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Listen or download interview (mp3, 62 minutes, 60MB)
As the daughter of a diplomat, Cherry Murray spent much of her childhood moving; before she left for college, she and her family lived in the United States, Japan, Pakistan, Korea, and Indonesia. Although Murray studied art in her time overseas, a 10th grade chemistry class struck a chord in her -- the artistic idea of simple mathematical equations describing the world resonated with her background. She earned a B.A. and Ph.D. in physics at Massachusetts Institute of Technology, and after interning at Bell Labs, went to work there full time in 1978. Murray is known for her study of light scattering and imaging and is a leader in the study of surface and condensed matter physics. She served as senior vice president for Bell Labs Research, Lucent Technologies, deputy director for science and technology at the Lawrence Livermore National Laboratory and President of the American Physical Society before being named Dean of the Harvard School of Engineering and Applied Sciences. Murray is a member of both the National Academy of Sciences and the National Academy of Engineering.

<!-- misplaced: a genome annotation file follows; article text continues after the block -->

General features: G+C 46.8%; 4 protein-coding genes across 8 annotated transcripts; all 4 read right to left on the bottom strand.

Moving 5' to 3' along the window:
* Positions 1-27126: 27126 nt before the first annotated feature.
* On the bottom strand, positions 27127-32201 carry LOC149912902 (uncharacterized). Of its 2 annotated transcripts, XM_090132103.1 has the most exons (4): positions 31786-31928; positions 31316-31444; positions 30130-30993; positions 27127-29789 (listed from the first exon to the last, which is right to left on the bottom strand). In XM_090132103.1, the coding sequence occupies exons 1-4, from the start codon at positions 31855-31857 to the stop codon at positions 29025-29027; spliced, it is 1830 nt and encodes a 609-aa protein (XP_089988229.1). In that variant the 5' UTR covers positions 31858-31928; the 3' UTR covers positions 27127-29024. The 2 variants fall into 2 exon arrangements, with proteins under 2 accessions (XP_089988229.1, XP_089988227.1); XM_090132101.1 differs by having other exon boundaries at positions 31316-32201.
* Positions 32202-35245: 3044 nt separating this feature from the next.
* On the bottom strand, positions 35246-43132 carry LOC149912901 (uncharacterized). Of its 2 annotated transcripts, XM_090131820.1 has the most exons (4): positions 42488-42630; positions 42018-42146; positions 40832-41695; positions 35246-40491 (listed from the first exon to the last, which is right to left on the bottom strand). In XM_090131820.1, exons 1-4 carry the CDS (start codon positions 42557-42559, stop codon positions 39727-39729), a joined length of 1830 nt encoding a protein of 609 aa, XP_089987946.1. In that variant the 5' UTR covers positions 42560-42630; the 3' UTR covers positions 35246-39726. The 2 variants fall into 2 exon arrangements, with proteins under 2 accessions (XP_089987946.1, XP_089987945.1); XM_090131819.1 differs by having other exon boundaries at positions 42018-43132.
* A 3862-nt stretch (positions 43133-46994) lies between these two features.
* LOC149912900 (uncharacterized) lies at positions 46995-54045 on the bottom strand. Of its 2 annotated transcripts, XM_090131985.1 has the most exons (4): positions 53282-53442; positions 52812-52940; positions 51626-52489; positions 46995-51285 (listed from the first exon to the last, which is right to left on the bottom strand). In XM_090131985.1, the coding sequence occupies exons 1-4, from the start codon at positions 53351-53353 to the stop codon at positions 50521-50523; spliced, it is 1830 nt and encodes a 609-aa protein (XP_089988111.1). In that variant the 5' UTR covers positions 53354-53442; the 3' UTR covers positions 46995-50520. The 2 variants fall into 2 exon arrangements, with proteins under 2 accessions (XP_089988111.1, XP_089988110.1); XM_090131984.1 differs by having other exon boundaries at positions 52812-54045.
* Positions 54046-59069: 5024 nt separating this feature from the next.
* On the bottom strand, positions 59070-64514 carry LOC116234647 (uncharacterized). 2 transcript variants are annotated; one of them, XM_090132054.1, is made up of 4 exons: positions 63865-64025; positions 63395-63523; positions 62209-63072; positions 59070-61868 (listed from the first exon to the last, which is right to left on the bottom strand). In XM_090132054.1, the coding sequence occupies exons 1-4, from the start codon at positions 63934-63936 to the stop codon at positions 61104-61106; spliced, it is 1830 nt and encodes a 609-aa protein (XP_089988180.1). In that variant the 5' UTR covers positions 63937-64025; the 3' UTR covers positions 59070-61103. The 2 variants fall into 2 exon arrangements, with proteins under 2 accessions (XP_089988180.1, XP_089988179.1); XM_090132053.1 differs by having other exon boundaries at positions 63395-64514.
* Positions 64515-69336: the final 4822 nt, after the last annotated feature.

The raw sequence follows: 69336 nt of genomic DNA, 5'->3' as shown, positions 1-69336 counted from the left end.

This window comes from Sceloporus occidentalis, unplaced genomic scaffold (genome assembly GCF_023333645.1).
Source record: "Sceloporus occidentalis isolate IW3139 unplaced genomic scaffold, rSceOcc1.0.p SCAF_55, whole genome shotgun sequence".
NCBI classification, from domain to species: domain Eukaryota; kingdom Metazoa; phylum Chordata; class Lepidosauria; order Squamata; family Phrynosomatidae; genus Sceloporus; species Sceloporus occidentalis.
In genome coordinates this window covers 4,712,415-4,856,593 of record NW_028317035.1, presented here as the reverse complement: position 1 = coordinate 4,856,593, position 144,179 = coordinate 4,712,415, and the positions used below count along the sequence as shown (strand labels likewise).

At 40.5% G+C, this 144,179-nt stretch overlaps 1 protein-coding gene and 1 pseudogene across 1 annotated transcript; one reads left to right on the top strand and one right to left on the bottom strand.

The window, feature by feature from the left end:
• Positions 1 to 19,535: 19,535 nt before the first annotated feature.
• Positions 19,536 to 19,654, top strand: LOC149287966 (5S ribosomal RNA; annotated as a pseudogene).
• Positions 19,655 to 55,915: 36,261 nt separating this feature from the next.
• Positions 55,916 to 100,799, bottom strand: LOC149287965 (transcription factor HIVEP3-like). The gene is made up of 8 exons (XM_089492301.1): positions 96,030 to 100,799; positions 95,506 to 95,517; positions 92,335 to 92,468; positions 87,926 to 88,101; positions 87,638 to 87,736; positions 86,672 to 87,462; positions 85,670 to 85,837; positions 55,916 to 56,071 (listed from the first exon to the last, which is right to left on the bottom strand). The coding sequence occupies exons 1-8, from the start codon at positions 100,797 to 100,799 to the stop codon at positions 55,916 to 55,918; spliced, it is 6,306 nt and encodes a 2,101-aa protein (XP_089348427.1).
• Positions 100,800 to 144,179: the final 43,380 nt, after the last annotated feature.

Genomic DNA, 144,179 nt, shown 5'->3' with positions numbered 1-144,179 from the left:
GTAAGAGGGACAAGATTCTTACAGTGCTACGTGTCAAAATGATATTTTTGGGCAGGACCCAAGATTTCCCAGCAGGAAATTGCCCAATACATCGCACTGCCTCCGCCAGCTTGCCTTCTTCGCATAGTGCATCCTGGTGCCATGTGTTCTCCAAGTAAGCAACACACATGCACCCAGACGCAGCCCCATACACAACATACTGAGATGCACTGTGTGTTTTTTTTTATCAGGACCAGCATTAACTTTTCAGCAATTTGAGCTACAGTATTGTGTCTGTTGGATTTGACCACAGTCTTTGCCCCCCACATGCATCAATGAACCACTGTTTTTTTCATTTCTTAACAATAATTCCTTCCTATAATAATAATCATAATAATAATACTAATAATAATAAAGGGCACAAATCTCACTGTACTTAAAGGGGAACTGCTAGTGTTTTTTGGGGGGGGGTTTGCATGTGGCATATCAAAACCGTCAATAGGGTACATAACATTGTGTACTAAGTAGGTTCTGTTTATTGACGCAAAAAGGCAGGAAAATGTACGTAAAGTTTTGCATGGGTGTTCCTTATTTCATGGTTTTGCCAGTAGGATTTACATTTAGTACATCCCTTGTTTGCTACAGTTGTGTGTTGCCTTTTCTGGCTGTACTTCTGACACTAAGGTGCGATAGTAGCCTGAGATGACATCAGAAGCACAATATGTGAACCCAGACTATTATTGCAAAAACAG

Last Updated: 08-26-2010
The audio files linked above are part of the National Academy of Sciences InterViews series. Opinions and statements included in these audio files are those of the interviewee and do not necessarily reflect the views of the National Academy of Sciences.